Rarely does a public servant, during his lifetime, get to enjoy the honor that Francis C. (Frank) Turner received yesterday.

Turner, an Arlington resident and a 43-year veteran of the old Bureau of Public Roads and the successor Federal Highway Administration, ended up as the FHwA administrator from 1969 to 1972. He watched and listened as present-day officials dedicated a new $8 million highway research building at Langley in Fairfax County as the Francis C. Turner Building.

And the entire 44-acre facility on which the building is located was renamed the Turner-Fairbank Highway Research Center. The other half of the hyphenated name memorializes the late Herbert S. Fairbank, who headed the old roads' bureau research program in 1944-45.

On the dais yesterday, speaking still with the twang of his native Texas, Turner observed that "after all that you've heard from previous VIP speakers , you'd expect to see somebody up here 20 feet tall, but I'm only 5 feet 6."

At age 74, wearing a new chocolate brown suit, he remained wiry, obviously enjoying good health and looking no older than a dozen years ago when I wrote about his secondary role as a member of the National Capital Planning Commission. In that era he pushed for (and failed to achieve) a full regional freeway system and criticized--but, to his credit, did not try to destructively block--plans for our Metro system.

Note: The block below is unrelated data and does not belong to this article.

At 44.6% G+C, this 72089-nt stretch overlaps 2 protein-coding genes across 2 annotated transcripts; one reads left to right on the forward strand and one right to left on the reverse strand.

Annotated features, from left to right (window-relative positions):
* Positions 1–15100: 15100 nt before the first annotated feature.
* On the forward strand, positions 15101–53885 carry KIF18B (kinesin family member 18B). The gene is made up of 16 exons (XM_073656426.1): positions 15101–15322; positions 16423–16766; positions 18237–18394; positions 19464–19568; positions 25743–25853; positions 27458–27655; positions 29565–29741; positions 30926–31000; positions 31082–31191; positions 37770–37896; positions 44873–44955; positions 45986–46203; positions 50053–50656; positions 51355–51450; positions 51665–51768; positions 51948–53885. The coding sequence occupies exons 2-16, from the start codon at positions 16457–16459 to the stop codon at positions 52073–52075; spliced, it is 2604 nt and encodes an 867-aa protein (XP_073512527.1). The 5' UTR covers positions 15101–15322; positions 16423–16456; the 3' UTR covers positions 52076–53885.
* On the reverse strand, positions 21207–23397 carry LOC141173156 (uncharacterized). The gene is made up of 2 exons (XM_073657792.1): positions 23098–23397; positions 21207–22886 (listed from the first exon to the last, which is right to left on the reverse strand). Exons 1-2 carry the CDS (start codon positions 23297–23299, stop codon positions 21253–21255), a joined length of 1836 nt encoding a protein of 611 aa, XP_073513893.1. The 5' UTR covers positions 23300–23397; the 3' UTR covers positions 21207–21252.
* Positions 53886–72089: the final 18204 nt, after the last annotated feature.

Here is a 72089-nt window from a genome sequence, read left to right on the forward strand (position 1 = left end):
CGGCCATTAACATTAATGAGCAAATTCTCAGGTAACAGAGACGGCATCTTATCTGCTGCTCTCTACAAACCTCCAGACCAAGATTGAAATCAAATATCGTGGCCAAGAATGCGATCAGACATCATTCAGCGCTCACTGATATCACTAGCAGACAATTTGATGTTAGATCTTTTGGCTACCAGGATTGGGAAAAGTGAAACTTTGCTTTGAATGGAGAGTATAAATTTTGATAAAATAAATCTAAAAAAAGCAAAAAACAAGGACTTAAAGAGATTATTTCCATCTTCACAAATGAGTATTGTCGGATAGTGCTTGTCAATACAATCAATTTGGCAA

Yesterday's dedication was a sort of in-gathering of the highwaymen of his era, too many to list here, except for two of special local interest: Douglas B. Fugate, the strong man Virginia highway chief, and Thomas F. Airis, his counterpart in the D.C. Highway Department.

Frank Turner, by anybody's standards, is the kind of person who gives bureaucrats a good name. CAPTION: Picture, FRANCIS C. TURNER . . . honored with an $8 million building